- Should we (as professionals) only address clients’ needs and requirements or is our responsibility also to shape their expectations of service?
Mária Jaššová is a psychologist with experience in career guidance provision for youth and adults employing creative techniques and methods. She is currently working at the Research Institute of Child Psychology and Pathopsychology on the national project “Standards” (project activity: Education and Human Resources Development)
Through the Get Ready – Enrol at University programme, career guidance and counselling is provided for students of final years of secondary schools who belong to social groups underrepresented in higher education (people from poor and/or rural areas, people with disabilities, Roma people, children without parental care, etc.). The programme is carried out in student dormitories in Belgrade by University of Belgrade, Centre for Career Development and Student Counselling. It encompasses educational workshops and information and counselling sessions, enabling students to gather information, discover their own potentials, prepare for university studies and plan their career. The entire programme is appropriate to the needs of the target group and continuous support is offered through numerous resources available on the Centre’s website. During this lecture you will have opportunity to hear more about its activities and some guidelines for preparing similar programme.
Katarina Milovanovic is a pedagogue at High school students dormitory ‘Jelica Milovanovic’ in Belgrade
Jelena Radivojevic is a teacher at High school students dormitory ‘Jelica Milovanovic’ in Belgrade
14:30 – 15:00
Summary and closing remarks
In an increasingly diverse and dynamic world, career guidance practitioners must reflect the complexity of different career and life paths while still keeping clients’ needs at the very core of the career guidance and career development process. Career guidance must differentiate and move from ‘one-size-fits-all’ to more individualised and client-centred approaches. This, for instance, implies provision of tailor-made guidance services to marginal groups such as people with physical handicaps, people with a migrant background or people coming from socially disadvantaged backgrounds and employment of different methods and techniques. The goal is to ensure equal access to quality career guidance services that are based on the analysis of clients’ individual interests and aspirations.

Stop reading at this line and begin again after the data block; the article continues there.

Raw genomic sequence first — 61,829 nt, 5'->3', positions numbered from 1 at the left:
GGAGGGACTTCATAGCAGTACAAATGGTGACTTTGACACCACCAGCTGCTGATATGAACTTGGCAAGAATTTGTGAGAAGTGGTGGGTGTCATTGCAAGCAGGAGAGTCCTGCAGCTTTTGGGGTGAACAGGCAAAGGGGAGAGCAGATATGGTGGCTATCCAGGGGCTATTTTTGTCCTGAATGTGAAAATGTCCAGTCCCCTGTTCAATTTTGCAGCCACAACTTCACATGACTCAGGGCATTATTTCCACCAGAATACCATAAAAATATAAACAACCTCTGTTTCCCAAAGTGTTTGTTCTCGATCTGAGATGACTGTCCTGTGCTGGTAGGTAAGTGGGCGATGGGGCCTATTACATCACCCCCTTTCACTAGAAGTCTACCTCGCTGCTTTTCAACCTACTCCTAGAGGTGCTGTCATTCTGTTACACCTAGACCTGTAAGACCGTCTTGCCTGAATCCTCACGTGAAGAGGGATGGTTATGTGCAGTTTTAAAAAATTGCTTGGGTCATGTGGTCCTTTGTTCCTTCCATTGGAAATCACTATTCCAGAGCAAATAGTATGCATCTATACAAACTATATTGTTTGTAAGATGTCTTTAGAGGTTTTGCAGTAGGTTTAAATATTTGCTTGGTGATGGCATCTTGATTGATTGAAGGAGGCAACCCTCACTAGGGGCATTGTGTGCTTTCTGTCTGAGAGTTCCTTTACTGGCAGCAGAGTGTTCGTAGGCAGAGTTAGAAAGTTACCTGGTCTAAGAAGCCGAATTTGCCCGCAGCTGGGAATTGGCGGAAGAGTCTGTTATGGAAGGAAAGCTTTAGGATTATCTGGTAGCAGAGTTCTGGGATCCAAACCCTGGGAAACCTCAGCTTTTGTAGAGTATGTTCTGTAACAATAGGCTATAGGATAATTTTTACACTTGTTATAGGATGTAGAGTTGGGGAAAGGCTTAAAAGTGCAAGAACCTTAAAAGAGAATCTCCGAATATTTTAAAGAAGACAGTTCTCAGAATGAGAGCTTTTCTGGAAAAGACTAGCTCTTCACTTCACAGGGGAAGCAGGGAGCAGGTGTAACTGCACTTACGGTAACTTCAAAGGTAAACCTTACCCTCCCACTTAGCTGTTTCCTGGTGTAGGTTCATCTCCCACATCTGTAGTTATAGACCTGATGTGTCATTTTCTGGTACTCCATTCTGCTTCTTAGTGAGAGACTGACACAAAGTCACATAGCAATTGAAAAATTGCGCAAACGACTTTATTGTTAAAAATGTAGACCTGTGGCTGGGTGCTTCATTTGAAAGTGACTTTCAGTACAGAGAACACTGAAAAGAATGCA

Euroguidance Cross Border Seminars (CBS) were initiated in 2005 by the Euroguidance centres in Austria, Czech Republic and Slovakia. The idea behind these practice-based seminars was to encourage career guidance professionals to share their expertise and good practices in career guidance provision with their fellow colleagues from other countries and create a platform for extensive networking and knowledge exchange. Over the years, the initiative has grown to current 11 participating European countries. Each year, one Euroguidance centre hosts the event and gathers the guidance community around a topic of interest at both national and international level.
Due to the Covid-19 pandemic, the Cross-Border Seminar 2020 will be held as an online one-day event.
Přihlašování zde. Podmínky výběru účastníků zde.
Seminář je zdarma.